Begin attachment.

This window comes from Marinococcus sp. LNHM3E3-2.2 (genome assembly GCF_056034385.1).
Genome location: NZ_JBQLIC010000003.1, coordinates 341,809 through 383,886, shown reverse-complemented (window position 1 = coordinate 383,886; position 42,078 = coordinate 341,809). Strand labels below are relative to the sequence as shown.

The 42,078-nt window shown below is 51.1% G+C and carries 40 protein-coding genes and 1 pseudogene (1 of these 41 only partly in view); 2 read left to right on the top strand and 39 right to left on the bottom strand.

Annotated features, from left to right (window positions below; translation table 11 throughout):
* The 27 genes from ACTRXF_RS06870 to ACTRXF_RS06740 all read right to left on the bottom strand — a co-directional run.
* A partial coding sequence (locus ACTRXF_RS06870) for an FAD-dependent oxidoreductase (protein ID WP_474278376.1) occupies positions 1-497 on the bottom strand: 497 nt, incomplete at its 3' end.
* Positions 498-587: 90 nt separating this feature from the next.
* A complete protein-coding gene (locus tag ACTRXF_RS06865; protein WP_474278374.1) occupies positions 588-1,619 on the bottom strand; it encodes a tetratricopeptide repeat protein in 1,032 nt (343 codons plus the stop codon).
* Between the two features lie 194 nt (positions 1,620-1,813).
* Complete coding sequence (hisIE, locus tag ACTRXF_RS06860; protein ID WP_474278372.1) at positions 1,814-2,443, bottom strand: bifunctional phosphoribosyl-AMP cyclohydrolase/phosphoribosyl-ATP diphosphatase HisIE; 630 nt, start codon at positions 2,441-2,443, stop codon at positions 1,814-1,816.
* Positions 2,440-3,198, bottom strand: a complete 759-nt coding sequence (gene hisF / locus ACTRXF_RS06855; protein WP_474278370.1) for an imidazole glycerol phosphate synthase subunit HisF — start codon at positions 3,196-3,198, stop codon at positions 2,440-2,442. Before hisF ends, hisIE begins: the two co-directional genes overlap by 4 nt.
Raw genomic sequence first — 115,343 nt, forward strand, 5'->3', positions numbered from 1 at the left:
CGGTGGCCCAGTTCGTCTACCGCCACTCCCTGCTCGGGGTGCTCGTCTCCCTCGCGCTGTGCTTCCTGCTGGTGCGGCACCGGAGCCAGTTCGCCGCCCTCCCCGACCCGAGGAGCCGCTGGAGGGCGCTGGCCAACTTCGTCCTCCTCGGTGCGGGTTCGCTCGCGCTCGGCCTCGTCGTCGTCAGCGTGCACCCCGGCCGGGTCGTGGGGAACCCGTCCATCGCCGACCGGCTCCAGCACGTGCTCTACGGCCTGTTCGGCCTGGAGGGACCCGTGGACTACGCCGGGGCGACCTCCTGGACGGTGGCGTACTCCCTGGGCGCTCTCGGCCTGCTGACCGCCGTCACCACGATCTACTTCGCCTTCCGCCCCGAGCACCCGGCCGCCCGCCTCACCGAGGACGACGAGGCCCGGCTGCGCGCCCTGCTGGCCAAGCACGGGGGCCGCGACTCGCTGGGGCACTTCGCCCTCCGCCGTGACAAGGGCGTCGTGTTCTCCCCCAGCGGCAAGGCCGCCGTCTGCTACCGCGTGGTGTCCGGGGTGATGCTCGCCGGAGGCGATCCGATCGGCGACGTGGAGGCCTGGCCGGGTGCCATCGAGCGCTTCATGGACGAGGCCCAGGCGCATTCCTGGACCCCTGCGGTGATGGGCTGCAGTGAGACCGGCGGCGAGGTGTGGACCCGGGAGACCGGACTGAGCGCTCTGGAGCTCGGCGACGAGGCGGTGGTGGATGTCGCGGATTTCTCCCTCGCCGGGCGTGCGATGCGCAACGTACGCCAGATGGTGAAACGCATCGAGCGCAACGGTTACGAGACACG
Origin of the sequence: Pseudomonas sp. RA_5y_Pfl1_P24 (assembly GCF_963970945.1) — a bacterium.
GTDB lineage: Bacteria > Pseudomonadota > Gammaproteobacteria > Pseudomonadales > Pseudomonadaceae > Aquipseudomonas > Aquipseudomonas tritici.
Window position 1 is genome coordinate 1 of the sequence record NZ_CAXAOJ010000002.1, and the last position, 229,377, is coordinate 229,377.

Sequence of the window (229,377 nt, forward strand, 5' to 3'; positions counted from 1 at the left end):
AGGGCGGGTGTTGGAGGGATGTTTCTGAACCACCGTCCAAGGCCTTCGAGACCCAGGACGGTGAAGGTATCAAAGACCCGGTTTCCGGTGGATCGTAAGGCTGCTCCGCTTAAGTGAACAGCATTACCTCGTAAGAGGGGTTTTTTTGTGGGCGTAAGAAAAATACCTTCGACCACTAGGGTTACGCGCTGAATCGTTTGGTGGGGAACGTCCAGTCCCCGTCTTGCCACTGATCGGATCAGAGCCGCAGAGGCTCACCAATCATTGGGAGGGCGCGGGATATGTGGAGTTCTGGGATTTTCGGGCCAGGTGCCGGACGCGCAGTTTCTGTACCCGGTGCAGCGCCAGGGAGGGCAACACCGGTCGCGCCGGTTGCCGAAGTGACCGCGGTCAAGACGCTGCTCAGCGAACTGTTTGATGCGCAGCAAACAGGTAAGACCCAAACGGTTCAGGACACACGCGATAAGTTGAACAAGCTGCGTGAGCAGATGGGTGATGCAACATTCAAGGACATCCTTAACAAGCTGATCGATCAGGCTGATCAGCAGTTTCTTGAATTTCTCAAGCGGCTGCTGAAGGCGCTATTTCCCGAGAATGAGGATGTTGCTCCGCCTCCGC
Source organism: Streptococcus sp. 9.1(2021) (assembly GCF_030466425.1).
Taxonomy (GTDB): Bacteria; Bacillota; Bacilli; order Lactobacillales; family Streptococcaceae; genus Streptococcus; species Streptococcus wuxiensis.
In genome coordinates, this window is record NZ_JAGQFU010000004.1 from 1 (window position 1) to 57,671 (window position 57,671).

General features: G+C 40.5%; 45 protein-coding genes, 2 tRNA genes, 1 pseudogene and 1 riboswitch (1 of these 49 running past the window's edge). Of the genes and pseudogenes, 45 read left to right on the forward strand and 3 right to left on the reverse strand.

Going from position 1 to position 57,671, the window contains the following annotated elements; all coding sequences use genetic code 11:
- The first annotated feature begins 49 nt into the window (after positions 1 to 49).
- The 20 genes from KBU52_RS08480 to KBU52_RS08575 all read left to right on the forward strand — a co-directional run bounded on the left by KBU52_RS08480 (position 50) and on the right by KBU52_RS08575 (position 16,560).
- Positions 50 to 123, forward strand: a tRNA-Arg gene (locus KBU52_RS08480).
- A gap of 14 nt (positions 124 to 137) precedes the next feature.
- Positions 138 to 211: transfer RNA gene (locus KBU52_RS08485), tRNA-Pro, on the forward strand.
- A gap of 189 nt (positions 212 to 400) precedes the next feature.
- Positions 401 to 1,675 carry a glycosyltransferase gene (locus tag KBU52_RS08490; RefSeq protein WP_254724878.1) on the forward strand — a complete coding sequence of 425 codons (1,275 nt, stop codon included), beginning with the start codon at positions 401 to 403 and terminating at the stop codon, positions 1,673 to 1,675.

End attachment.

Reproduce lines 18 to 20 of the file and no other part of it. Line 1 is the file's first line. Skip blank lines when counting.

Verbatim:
AGGGCGGGTGTTGGAGGGATGTTTCTGAACCACCGTCCAAGGCCTTCGAGACCCAGGACGGTGAAGGTATCAAAGACCCGGTTTCCGGTGGATCGTAAGGCTGCTCCGCTTAAGTGAACAGCATTACCTCGTAAGAGGGGTTTTTTTGTGGGCGTAAGAAAAATACCTTCGACCACTAGGGTTACGCGCTGAATCGTTTGGTGGGGAACGTCCAGTCCCCGTCTTGCCACTGATCGGATCAGAGCCGCAGAGGCTCACCAATCATTGGGAGGGCGCGGGATATGTGGAGTTCTGGGATTTTCGGGCCAGGTGCCGGACGCGCAGTTTCTGTACCCGGTGCAGCGCCAGGGAGGGCAACACCGGTCGCGCCGGTTGCCGAAGTGACCGCGGTCAAGACGCTGCTCAGCGAACTGTTTGATGCGCAGCAAACAGGTAAGACCCAAACGGTTCAGGACACACGCGATAAGTTGAACAAGCTGCGTGAGCAGATGGGTGATGCAACATTCAAGGACATCCTTAACAAGCTGATCGATCAGGCTGATCAGCAGTTTCTTGAATTTCTCAAGCGGCTGCTGAAGGCGCTATTTCCCGAGAATGAGGATGTTGCTCCGCCTCCGC
Source organism: Streptococcus sp. 9.1(2021) (assembly GCF_030466425.1).
Taxonomy (GTDB): Bacteria; Bacillota; Bacilli; order Lactobacillales; family Streptococcaceae; genus Streptococcus; species Streptococcus wuxiensis.